All kinds of horror stories were circulating in those days. If only a small fraction of them were true we would long ago have been declared an “extinct community” – but they were believed. The Karpasia, immediately after 1974, was an eerily quiet place. Most of the Greek Cypriots who had lived there for millennia had fled to the south. They would probably all have done so had the Turkish Cypriot fighters from the village of Galateia/Mehmetçik, which sits atop a plateau overlooking the Karpasia road, not climbed down from their vantage-point and blocked the highway, thinking that they were doing a great service to our national cause and emboldened by the fact that the Turkish army was fast approaching – and effectively creating more than 10,000 enclaved Greek Cypriots.

It was during those days that my estrangement from the Karpasia kicked in. I still love it. I still think it is paradise. But ever since the day I came across a small Greek Cypriot boy of more or less my own age in the village of Tavros/Pamuklu I find it depressing, and unlike most of my fellow Turkish Cypriots I do not flock to the Karpasia every weekend. In 1974, when the Turkish Cypriots from the south were being resettled, no-one wanted to live in the Karpasia. Hence the Anatolian origins of most of its present-day inhabitants. That is no longer the case: Karpasia is very much in vogue among the Nicosia set.

My uncle, who was a police sergeant, had been appointed to Koma tou Gialou/Kumyalı village in those post-1974 days. It was winter and it was a Bayram day. Naturally I was dressed in my Bayram best clothes. I remember it being a cold and sunny day, and I had walked to Vokolida/Bafra which was completely deserted and thoroughly pillaged. I went into a couple of houses and experienced that thrill of doing something daring; something that would have been unthinkable only a month before. I was 12.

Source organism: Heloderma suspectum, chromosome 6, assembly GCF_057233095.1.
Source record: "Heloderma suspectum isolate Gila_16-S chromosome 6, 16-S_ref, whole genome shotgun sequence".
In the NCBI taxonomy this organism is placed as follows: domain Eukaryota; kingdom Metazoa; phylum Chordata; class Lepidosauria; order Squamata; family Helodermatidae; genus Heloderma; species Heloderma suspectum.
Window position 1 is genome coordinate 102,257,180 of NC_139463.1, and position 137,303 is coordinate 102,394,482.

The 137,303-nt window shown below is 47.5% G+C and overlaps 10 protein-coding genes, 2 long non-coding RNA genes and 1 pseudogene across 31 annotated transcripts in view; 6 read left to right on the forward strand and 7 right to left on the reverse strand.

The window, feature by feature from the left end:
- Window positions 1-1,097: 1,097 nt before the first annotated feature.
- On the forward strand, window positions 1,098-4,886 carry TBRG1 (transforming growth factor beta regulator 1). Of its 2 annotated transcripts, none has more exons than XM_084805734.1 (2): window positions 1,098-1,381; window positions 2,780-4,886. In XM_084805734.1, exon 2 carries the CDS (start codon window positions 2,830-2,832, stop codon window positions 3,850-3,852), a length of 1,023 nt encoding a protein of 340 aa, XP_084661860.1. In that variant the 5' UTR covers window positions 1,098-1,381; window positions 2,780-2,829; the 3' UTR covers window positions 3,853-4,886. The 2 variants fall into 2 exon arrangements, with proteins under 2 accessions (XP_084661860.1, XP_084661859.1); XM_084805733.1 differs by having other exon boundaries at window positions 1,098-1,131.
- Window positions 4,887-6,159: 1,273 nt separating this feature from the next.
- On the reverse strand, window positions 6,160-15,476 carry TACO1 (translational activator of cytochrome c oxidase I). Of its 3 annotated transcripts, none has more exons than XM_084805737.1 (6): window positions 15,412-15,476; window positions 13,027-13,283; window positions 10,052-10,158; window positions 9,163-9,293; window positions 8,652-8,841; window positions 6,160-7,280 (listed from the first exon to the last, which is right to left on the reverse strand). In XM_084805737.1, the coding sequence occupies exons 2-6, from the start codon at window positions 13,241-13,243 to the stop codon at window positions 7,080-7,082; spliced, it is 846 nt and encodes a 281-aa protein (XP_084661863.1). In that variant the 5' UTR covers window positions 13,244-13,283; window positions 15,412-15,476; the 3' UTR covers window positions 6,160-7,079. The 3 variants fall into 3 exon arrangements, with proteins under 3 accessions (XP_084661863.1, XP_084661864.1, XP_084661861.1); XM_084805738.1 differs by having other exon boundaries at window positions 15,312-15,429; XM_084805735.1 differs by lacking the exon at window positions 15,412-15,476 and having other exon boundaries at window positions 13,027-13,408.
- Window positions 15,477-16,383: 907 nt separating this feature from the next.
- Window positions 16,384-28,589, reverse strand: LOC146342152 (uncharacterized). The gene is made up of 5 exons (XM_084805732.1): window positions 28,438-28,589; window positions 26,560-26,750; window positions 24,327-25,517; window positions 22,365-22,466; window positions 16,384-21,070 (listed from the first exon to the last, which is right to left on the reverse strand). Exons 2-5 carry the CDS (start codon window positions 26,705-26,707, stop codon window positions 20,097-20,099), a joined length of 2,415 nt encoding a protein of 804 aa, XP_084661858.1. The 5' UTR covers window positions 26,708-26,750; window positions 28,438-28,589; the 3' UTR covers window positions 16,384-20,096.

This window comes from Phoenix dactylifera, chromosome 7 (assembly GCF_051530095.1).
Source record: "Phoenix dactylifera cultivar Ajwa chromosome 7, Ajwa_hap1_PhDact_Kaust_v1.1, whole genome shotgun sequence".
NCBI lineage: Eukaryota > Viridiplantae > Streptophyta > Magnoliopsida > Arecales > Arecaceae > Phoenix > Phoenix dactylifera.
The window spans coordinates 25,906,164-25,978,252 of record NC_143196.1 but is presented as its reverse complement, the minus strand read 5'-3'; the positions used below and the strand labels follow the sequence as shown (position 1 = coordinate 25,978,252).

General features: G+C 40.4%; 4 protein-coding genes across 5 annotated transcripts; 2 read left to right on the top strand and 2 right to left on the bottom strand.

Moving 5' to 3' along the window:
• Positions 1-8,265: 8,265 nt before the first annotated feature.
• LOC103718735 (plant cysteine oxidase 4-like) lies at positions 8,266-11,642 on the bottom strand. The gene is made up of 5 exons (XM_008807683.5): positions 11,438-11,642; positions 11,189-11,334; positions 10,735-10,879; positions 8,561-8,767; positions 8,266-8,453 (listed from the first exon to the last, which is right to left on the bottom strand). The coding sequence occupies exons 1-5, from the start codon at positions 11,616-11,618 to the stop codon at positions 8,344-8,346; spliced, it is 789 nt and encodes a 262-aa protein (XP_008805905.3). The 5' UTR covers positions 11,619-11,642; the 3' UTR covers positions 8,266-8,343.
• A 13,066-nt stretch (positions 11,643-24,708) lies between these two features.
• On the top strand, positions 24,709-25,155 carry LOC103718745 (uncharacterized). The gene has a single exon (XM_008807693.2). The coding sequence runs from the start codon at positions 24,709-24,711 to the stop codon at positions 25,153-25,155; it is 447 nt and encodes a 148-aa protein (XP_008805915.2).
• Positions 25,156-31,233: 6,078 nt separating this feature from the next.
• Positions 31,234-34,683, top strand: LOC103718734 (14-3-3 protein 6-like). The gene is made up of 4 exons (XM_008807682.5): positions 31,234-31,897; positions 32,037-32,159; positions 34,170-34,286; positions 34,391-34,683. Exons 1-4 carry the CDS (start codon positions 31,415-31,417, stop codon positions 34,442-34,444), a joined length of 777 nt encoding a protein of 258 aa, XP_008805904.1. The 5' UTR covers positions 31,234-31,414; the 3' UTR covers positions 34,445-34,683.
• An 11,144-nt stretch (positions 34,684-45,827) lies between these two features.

Then I walked back to Tavros/Pamuklu and there I bumped into that boy. He was very eager to talk and so was I, but I could not speak Greek and he could not speak Turkish. So despite our earnest efforts we were unable to communicate. But I did see the fear in that boy’s eyes, and I still remember them.

Since then we have made sure that most of the enclaved went to the south for good. Maybe that was inevitable; there was no future for them here. But some chose to stay on, and they number about 400.

It always used to bewilder me, why on earth they insisted on hanging on. I always wanted to knock on their doors and talk to them in the hope that they would explain. I never did because I did not have the guts, and also I knew that they would not open their hearts to a stranger, especially if he was a Turk, while they were still living in a Turkish-controlled place.

I've often wanted to ask those who stayed why they did
I’ve often wanted to ask those who stayed why they did

The last time I was in Rizokarpaso/Dipkarpaz was about two years ago. Fortunately there have been no deaths in the paternal side of my family, and the only time I ever visit the Karpasia these days is if there is a funeral. It was a Sunday and during my customary walk about the village that day I stumbled upon a church. The place was crumbling, it was Mass time and the congregation totalled no more than six.

The church at Rizokarpaso
The church at Rizokarpaso

I have been thinking a lot about the Karpasia these past few days. As a solution of the Cyprus problem seems to be looming closer – and for real this time – my mind has been wandering off there.

I salute those people for their unflinching devotion to their lands. I bow with respect in the face of the sacrifices they had to make to hang on to them. I, for one, would not have done so.